What does kiai mean and why must I keep yelling it during karate class? Learn how the power of kiai makes a difference not just in the dojo, but outside of it too.
Why are karate students always yelling, anyway?
All that “yelling” is actually called “kiai” (pronounced like “key-eye”).
First, let’s break down the word itself.
Kiai is written in Japanese as 気 (ki) 合(ai).
Ki can be defined as energy or breath. Ai means to gather, harmonise, or converge. Put the characters together, you can think of kiai – very literally – as a harmonisation of energy or breath.
Now that we have the dictionary definition out of the way, let’s look at how martial artists describe it.
1. Kiai is the Use of Life Force
In his book “The Essence of Okinawan Karate-do”, Master Shoshin Nagamine wrote: “Kiai literally means “spirit convergence” or “energy concentration”, taking advantage of sound to fuse the maximum efficient force that can be exerted. When using kiai, one is using the utmost life force.”
While it does sound a bit Jedi, traditional karateka believe very deeply in ki’s role to focus our mind on the actions we are doing. Check out this online Quora discussion about kiai and the theories behind it.
If we can focus all our energy on a punch and kick, we can better concentrate the force of our attack on our target. This makes us more focused fighters.
2. Kiai is the Release of Energy
In his blog post Karate by Jesse, Jesse Enkamp (Karate by Jesse)ˆ describes kiai as a way to channel your energy and release it in one shout.
“Thus, when you scream kiai, you are not only “screaming”, but more importantly compressing and delivering an instant release of your stored energy.”
It’s actually a good practice to kiai well during your basics, or kihon.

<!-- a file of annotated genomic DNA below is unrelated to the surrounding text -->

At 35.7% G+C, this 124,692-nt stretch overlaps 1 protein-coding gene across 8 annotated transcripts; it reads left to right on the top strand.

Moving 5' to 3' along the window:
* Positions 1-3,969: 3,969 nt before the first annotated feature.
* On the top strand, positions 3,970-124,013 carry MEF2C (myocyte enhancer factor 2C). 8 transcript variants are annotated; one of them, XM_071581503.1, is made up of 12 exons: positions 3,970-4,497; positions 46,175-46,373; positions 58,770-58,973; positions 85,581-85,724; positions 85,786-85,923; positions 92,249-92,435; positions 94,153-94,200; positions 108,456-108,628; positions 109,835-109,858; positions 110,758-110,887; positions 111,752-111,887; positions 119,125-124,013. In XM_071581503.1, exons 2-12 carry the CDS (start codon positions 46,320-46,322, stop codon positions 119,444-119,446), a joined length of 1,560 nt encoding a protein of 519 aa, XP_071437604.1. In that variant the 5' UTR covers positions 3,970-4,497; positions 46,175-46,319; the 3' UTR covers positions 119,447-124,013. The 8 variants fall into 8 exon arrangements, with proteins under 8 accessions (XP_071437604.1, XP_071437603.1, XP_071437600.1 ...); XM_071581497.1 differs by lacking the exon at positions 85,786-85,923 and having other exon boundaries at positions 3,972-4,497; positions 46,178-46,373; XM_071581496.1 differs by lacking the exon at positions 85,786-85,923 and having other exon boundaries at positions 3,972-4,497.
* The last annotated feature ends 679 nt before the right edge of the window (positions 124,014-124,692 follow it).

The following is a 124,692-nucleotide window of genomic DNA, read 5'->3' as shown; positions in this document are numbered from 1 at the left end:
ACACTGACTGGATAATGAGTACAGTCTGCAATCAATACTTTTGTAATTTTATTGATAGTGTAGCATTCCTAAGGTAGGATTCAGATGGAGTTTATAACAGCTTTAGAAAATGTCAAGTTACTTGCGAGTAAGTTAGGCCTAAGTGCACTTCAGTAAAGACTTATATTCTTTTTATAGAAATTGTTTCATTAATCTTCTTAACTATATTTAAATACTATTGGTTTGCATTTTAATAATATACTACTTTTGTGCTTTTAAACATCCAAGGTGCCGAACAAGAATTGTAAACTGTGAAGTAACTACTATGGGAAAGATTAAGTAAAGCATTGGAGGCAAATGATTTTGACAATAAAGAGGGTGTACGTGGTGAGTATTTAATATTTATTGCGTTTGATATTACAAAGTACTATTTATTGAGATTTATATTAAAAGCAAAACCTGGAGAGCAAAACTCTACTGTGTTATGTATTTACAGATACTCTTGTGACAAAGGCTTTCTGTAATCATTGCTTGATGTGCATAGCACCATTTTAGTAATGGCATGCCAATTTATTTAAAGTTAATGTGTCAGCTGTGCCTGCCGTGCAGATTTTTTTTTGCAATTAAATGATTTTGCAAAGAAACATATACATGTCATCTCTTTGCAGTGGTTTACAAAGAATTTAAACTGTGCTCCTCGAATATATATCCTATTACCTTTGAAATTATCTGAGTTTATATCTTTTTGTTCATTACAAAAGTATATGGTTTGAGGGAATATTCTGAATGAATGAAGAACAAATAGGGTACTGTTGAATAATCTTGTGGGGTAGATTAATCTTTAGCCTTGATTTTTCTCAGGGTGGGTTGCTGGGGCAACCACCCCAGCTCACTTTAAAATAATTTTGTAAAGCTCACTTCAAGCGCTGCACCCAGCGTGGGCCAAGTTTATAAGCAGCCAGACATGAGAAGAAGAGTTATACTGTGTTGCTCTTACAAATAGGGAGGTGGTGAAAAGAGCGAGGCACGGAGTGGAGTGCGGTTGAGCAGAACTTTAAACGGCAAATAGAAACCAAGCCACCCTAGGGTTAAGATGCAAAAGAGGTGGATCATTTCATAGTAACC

As you kiai, you are breathing in and out in synchronisation with your muscles’ movements. Breathing well fuels the movement of energy and oxygen to parts of your body that really need them.
In short, doing a kiai well actually keeps you from getting tired too quickly during classes. Nifty, eh?
3. Kiai is ….A Grading Component? (Seriously though.)
In fact, kiai is a key component of grading in Ashihara Karate school.
Why do we rank this ability to project your voice on a par with your ability to kick or punch, or manage multiple opponents during a sabaki round?
Because being in karate class isn’t only about perfecting your hook punches, mawashi-geri, or makikome-nage.
Giving a spirited kiai is one way students project confidence to others.
How does this translate to the real world?
Say you are being pushed around by a bully in class or at work. In most circumstances, we don’t need to resort right away to violence to resolve the matter. In fact, the most common-sense response is to speak up.
In school, that can mean speaking up against the bully, or talking to a teacher or someone in authority for help. At work or elsewhere, it means having the confidence to be heard, and to stand your ground.
How do you do a kiai then?
There are as many ways to kiai as there are videos available on YouTube. But a kiai is definitely not an extra loud version of “Osu!” (We’ll get to ‘Osu’ in another post).
Think of it as the shout you make when trying to get someone across a crowded room to look at you.
1. Breathe in through your nose
2. Imagine the air is gathered in your diaphragm (or belly) instead of your lungs
3. Look forward (if you are facing the front of the class), or at your sparring partner.
4. As you yell, imagine the air coming from your diaphragm instead of from your lungs (chest)
(Note: Do make sure not to annoy your neighbours too much with your kiai practice.)
Jesse Enkamp (Karate by Jesse)